I don't know if I would want glass doors... People will see the experiments growing in there... :blink:

"Salt is born of the purest of parents: the sun and the sea." --Pythagoras.

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This probably falls afoul of "should" to "would be nice." There's so much I miss from my pro kitchen that it would essentially be a replication of an average checklist, but priorities would be a second oven, blastable range heat (e.g., that can adequately handle my 80 qt.), a more expansive reefer, a lowboy of some sort, additional cellar space (for wines, charcuterie, and the various cheeses made at home), additional rack/hook space for the tons of pots and pans currently stacked in ugly and cumbersome fashion, and ... my gelato-baby, a stainless, weighty beauty, missed very much.

Edited by paul o' vendange (log)

-Paul

 

Remplis ton verre vuide; Vuide ton verre plein. Je ne puis suffrir dans ta main...un verre ni vuide ni plein. ~ Rabelais

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  • 3 weeks later...

I definitely agree that a slicer is an excellent idea, but only if you get a professional grade one, since 'consumer-grade' ones never seem to be up to their job. My boyfriend lost his heart to a professional slicing unit on diplay in a shop window in Bolzano; I was fairly certain he'd also lost his mind (it weighs 9.5 Kg, about 20 lbs.), when he calmly purchased, dismantled, and packed it into his suitcase, to take home with us. But it's been a terrific addition to the kitchen, and its perfomance, when compared to that of slicers intended for consumer kitchens, is at a whole other level.

I also agree that 'less stuff' is a great idea; one of the things that makes me crazy when I find myself working in other people's kitchens is the sheer amount of stuff you have to plough through, to find, say, a slotted spoon.... and how can someone have two wooden lemon jucers, but not a single strainer (in all fairness, I suspect that many such items are unwanted gifts)?

Michaela, aka "Mjx"
Manager, eG Forums
mscioscia@egstaff.org

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  • 1 month later...

Speed racks hold bottles, mainly liquor behind bars so bartenders can quickly find different liquors during service, but they would be convenient for holding most anything in a bottle like olive oil, or vinegars, or spices, or even boxes to better organize them.

Any number of manufacturers like Scott make under counter ice machines that fit within home cabinetry. The bonus is they make LOTS of ice and the ice in this type of machine is often clear.

As for refrigeration, look at some of the commercial brands. The downside is that they are often noisier and don't always fit in traditional home refrigerator spaces.

"A cloud o' dust! Could be most anything. Even a whirling dervish.

That, gentlemen, is the whirlingest dervish of them all." - The Professionals by Richard Brooks

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I also agree with the meat slicer and I'll throw in a dedicated meat grinder, to boot. I wouldn't call mine professional or commercial grade...they're from Cabela's, in fact...but they're far beefier than what's found in your average kitchen store. The Kitchenaid meat grinding attachment got me started but my ¾-hp, #12 grinder is a joy to use by comparison.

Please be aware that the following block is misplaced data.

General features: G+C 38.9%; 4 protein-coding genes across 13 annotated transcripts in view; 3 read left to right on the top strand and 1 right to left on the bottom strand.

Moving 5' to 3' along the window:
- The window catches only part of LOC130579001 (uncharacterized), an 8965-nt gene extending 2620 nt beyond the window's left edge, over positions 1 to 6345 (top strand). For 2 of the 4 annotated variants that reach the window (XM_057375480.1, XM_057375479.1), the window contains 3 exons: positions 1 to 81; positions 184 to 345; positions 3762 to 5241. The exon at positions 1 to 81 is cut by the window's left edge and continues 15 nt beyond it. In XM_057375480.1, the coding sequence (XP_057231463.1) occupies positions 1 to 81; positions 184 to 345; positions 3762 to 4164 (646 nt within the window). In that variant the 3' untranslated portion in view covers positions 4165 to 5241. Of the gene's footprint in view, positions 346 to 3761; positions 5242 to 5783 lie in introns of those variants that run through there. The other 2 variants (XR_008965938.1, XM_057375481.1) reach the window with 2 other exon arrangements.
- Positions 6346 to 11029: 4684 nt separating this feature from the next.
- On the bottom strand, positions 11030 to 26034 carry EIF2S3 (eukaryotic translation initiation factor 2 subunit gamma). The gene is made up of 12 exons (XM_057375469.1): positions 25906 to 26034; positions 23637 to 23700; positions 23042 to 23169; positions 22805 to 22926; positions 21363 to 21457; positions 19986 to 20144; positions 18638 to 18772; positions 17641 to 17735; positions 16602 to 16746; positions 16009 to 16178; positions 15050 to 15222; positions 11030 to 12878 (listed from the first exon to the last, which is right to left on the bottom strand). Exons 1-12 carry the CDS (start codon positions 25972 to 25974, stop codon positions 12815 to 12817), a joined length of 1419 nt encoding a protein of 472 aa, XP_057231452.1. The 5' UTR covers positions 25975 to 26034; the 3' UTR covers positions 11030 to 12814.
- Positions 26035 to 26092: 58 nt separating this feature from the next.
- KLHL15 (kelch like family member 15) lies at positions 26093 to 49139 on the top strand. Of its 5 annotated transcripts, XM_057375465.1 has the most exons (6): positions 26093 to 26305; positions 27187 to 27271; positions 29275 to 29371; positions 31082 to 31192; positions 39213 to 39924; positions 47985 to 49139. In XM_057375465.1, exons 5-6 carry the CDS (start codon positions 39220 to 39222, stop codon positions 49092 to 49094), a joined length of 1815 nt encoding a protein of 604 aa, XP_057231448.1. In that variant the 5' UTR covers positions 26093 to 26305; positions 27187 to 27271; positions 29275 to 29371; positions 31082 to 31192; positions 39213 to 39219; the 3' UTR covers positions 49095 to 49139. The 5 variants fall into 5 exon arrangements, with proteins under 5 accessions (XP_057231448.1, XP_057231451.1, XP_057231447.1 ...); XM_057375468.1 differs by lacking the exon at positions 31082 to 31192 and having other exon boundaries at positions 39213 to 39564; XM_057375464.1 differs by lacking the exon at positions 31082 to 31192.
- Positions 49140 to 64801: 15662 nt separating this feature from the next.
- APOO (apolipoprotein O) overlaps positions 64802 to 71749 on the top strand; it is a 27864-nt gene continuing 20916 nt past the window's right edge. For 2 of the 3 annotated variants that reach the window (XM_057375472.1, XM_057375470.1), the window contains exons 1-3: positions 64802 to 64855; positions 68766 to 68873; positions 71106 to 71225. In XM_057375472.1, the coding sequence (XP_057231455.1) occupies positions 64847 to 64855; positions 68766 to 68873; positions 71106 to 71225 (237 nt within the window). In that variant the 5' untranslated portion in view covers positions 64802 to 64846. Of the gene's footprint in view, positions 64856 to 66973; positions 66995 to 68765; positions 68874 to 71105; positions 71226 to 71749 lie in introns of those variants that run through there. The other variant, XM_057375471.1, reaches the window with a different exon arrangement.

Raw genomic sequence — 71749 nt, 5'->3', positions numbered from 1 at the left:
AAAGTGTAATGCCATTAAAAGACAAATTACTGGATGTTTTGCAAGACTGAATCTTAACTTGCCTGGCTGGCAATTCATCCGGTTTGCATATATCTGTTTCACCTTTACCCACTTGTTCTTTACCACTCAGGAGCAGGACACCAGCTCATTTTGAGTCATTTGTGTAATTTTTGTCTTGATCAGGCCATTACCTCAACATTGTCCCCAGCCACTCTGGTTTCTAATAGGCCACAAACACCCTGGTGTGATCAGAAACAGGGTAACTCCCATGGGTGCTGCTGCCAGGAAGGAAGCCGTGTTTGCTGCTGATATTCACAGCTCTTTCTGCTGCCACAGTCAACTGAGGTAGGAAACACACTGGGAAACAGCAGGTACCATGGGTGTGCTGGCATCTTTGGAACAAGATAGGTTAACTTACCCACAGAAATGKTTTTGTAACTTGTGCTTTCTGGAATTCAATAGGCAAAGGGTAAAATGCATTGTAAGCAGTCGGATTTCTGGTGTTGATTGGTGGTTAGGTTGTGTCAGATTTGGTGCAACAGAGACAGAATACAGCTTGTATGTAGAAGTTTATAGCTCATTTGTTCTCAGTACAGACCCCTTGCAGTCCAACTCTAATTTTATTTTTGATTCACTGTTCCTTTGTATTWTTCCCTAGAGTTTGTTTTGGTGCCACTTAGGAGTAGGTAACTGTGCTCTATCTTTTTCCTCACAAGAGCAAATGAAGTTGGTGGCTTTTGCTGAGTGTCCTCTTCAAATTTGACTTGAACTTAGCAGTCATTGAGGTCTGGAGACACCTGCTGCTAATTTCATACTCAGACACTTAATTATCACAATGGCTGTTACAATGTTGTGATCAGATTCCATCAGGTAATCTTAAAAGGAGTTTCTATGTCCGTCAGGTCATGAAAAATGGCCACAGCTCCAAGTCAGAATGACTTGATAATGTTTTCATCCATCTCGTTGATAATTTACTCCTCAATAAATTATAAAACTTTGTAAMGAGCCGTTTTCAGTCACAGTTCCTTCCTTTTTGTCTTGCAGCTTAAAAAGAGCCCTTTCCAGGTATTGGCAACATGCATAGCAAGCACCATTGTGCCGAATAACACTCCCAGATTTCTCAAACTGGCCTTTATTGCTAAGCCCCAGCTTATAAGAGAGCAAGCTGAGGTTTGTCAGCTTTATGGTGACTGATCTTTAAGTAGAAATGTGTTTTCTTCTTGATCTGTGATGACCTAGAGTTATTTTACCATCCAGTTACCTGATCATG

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I did much the same with wood. I will never do a kitchen w/o same. I made mine so that Taylor and Ng hooks fit. Wonderful to live with. Everything accessible.

In my kitchen I created two long "rails" suspended from the ceiling, and all my cookware hangs from these on hooks. I bolted ceiling plates directly through into the studs, screwed in lengths of threaded bar, and fastened black pipe to the bottom using screw-together threaded O-rings. Has a kind of industrial-but-finished look to it that I like. And there's certainly nowhere else I could put all that stuff!

Could there please be photos of the above posts. Thanks.

Sorry I missed that way back then... Just stumbled upon the request and have added photos.

PotRack_1.jpg

PotRack_2.jpg

PotRack_3.jpg

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I did much the same with wood. I will never do a kitchen w/o same. I made mine so that Taylor and Ng hooks fit. Wonderful to live with. Everything accessible.

In my kitchen I created two long "rails" suspended from the ceiling, and all my cookware hangs from these on hooks. I bolted ceiling plates directly through into the studs, screwed in lengths of threaded bar, and fastened black pipe to the bottom using screw-together threaded O-rings. Has a kind of industrial-but-finished look to it that I like. And there's certainly nowhere else I could put all that stuff!

Could there please be photos of the above posts. Thanks.

Sorry I missed that way back then... Just stumbled upon the request and have added photos.

(Moan) I am in kitchen lust and envy!

"Commit random acts of senseless kindness"

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A truly commercial range, with star-shaped hexagonal gas burners.

Saw these in the window of a SMEG - kitchen store. From them you can get a hotbox, integrated deepfryers, you name it, they got it. For the home I mean. And their fridges are amazing. The price is amazing too...

I don't know which country you are from Chris, but hope this helps, they have outlets on every continent. http://www.smegusa.com/Catalogue/Hobs.aspx

Edited by Karri (log)

The perfect vichyssoise is served hot and made with equal parts of butter to potato.